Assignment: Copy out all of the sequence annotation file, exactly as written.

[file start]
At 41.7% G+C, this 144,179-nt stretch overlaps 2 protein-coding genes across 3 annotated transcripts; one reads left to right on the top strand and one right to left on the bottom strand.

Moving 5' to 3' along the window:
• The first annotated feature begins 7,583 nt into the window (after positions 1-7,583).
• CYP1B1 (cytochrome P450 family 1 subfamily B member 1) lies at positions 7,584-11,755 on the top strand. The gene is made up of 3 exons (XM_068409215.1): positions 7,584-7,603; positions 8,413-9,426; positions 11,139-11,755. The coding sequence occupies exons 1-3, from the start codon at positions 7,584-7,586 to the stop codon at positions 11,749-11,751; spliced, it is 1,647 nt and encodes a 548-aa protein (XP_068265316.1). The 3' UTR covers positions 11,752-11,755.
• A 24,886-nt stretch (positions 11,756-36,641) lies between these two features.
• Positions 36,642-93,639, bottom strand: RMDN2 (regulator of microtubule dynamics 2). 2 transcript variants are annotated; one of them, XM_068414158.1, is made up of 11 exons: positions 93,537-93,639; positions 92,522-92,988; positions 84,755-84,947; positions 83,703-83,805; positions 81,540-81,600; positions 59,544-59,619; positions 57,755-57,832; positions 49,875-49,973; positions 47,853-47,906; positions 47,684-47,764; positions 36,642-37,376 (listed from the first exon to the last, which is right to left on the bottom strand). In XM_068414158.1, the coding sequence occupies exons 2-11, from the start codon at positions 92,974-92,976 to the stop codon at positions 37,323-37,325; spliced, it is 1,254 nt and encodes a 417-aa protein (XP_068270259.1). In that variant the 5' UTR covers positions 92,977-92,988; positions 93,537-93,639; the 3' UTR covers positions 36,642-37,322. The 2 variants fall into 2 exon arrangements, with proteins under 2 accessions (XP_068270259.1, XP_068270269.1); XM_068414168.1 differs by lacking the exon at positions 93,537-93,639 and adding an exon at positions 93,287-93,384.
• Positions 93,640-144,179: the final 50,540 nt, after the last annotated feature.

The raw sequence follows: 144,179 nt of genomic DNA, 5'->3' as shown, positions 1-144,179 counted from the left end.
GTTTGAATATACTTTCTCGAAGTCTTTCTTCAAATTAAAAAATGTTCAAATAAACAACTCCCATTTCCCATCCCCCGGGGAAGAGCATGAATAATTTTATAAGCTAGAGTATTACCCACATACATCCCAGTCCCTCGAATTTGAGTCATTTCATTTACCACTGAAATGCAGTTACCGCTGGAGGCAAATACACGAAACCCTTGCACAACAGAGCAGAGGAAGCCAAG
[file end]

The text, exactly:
At 41.7% G+C, this 144,179-nt stretch overlaps 2 protein-coding genes across 3 annotated transcripts; one reads left to right on the top strand and one right to left on the bottom strand.

Moving 5' to 3' along the window:
• The first annotated feature begins 7,583 nt into the window (after positions 1-7,583).
• CYP1B1 (cytochrome P450 family 1 subfamily B member 1) lies at positions 7,584-11,755 on the top strand. The gene is made up of 3 exons (XM_068409215.1): positions 7,584-7,603; positions 8,413-9,426; positions 11,139-11,755. The coding sequence occupies exons 1-3, from the start codon at positions 7,584-7,586 to the stop codon at positions 11,749-11,751; spliced, it is 1,647 nt and encodes a 548-aa protein (XP_068265316.1). The 3' UTR covers positions 11,752-11,755.
• A 24,886-nt stretch (positions 11,756-36,641) lies between these two features.
• Positions 36,642-93,639, bottom strand: RMDN2 (regulator of microtubule dynamics 2). 2 transcript variants are annotated; one of them, XM_068414158.1, is made up of 11 exons: positions 93,537-93,639; positions 92,522-92,988; positions 84,755-84,947; positions 83,703-83,805; positions 81,540-81,600; positions 59,544-59,619; positions 57,755-57,832; positions 49,875-49,973; positions 47,853-47,906; positions 47,684-47,764; positions 36,642-37,376 (listed from the first exon to the last, which is right to left on the bottom strand). In XM_068414158.1, the coding sequence occupies exons 2-11, from the start codon at positions 92,974-92,976 to the stop codon at positions 37,323-37,325; spliced, it is 1,254 nt and encodes a 417-aa protein (XP_068270259.1). In that variant the 5' UTR covers positions 92,977-92,988; positions 93,537-93,639; the 3' UTR covers positions 36,642-37,322. The 2 variants fall into 2 exon arrangements, with proteins under 2 accessions (XP_068270259.1, XP_068270269.1); XM_068414168.1 differs by lacking the exon at positions 93,537-93,639 and adding an exon at positions 93,287-93,384.
• Positions 93,640-144,179: the final 50,540 nt, after the last annotated feature.

The raw sequence follows: 144,179 nt of genomic DNA, 5'->3' as shown, positions 1-144,179 counted from the left end.
GTTTGAATATACTTTCTCGAAGTCTTTCTTCAAATTAAAAAATGTTCAAATAAACAACTCCCATTTCCCATCCCCCGGGGAAGAGCATGAATAATTTTATAAGCTAGAGTATTACCCACATACATCCCAGTCCCTCGAATTTGAGTCATTTCATTTACCACTGAAATGCAGTTACCGCTGGAGGCAAATACACGAAACCCTTGCACAACAGAGCAGAGGAAGCCAAG